Sharing concerts for each cluster – working alongside the schools, we organised a concert for parents, family and friends, at one school in each cluster.

The outcomes of the pilot:

•    Schools better able to meet the requirements of the National Curriculum.

•    Embedded learning – music co-ordinators and non-music-specialist teachers have learned new repertoire and techniques – particularly in inclusive vocals and encouraging boys – and have developed theirs and their pupils’ confidence in singing.

•    More boys enjoying singing – helped by the wider repertoire including rap and beat-boxing

•    Pupils gaining all the benefits that singing can bring. For more about the benefits of singing, see this Sing Up research.

•    Opportunities for schools to perform together and to join together in collaboration rather than competition.

•    A cluster-based network of support for teachers

What next?

We now need to spread the message wider, to encourage teachers to advocate to other teachers, and heads to other heads, the difference singing can make to pupils’ personal and educational development, their health and wellbeing, and their school culture.

We’re now making our vocal programmes available to all schools in the county including special schools.

Primary and secondary schools programmes

Following the pilot, our primaries programme, Sing your heart out! is now on offer to all schools in the county. Our secondaries programme, Raise the Roof vocals is also now available to all schools, following a period of consultation with eight secondaries who we identified as offering few vocal opportunities for pupils. Both programmes are heavily subsidised and likely to be in demand so do contact us soon to secure your place.

KS1 pilot programme

This is just starting, and includes cluster CPD events and action research with pupils. We’ll be developing our ideas from a recent funded project in a Children’s Centre by consulting with Key Stage 1 teachers, including songs to link to EYFS/KS1 topics, singing and signing, using Child Initiated Music Play methodology, learning singing games for the playground and in the class, songs to support daily routines and assembly singing. Contact us if you’d like to be involved.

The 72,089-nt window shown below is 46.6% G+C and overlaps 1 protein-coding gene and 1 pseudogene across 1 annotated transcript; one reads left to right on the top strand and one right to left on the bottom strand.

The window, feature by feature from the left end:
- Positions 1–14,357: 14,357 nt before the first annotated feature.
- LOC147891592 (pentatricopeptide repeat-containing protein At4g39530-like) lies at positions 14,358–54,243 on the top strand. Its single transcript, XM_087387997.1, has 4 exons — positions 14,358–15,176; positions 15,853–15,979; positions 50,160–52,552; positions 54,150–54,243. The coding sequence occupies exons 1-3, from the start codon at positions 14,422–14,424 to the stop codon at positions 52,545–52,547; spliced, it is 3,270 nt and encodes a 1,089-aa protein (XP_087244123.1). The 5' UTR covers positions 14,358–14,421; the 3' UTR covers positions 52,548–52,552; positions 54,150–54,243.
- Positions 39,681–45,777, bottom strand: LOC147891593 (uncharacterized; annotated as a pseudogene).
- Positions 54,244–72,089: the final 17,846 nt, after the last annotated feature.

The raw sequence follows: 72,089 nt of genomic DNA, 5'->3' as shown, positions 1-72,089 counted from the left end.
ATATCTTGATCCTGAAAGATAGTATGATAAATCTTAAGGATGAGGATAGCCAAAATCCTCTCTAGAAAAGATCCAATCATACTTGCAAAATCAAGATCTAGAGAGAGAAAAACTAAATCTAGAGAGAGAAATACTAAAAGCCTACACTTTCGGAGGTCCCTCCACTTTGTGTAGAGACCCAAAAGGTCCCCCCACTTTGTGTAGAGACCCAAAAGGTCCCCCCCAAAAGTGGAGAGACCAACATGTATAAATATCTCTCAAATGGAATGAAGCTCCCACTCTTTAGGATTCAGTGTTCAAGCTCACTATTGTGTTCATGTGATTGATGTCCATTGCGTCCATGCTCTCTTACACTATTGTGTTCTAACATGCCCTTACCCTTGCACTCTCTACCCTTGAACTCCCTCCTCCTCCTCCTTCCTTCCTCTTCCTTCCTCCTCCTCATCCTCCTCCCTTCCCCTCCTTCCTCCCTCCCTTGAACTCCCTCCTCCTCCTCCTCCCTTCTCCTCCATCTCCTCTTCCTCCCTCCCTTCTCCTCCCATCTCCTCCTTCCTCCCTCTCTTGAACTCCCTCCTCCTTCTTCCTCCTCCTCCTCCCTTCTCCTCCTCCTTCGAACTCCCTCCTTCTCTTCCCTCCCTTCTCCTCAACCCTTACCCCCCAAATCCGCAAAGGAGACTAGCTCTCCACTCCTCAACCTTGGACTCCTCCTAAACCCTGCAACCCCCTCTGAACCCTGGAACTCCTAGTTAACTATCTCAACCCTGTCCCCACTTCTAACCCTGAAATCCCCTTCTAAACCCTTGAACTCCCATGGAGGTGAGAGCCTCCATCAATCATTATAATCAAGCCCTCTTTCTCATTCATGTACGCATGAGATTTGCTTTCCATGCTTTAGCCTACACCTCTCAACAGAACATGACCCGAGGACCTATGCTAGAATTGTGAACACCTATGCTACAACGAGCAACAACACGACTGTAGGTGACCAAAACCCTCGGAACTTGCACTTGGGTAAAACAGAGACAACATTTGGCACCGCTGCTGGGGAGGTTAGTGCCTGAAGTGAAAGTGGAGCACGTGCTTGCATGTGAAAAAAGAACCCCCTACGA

Gloucestershire Youth Choir

In addition to this in-school activity, the new Gloucestershire Youth Choir, run by Gloucestershire Music, will be continuing to develop, offering progression route for young singers, and the singing groups at some of Gloucestershire Music’s music centres (Five Valleys Stroud, and Tewkesbury) will offer opportunities for those in the early stages of their singing development (see the Find a group page on the website).

We want to embed singing in every school so that it can continue beyond the life of these programmes, and ultimately to bring the benefits of singing to as many young people in Gloucestershire as we can.

If you’re a teacher, get in touch, and if you’re an interested parent, please ask your school about the singing opportunities available for your child through school. Some schools are now running Community Choirs involving parents; it is a great way to strengthen connections between school and the wider community.

All the best,

Liz Terry
Vocal Leader, Trainer and Mentor
Programme Leader- Hub Vocals Strategy

01453 750040
Web: glosmm.org.uk

Gloucestershire Music Makers
Charity no. 1106979 Company no. 5195345
Registered office:
Worcester House, 20 North Rd.
Coleford, Glos. GL16 7DR


Posted on May 18, 2013, in Music Education and tagged , , , , , , , , , , , , , , , . Bookmark the permalink. Leave a comment.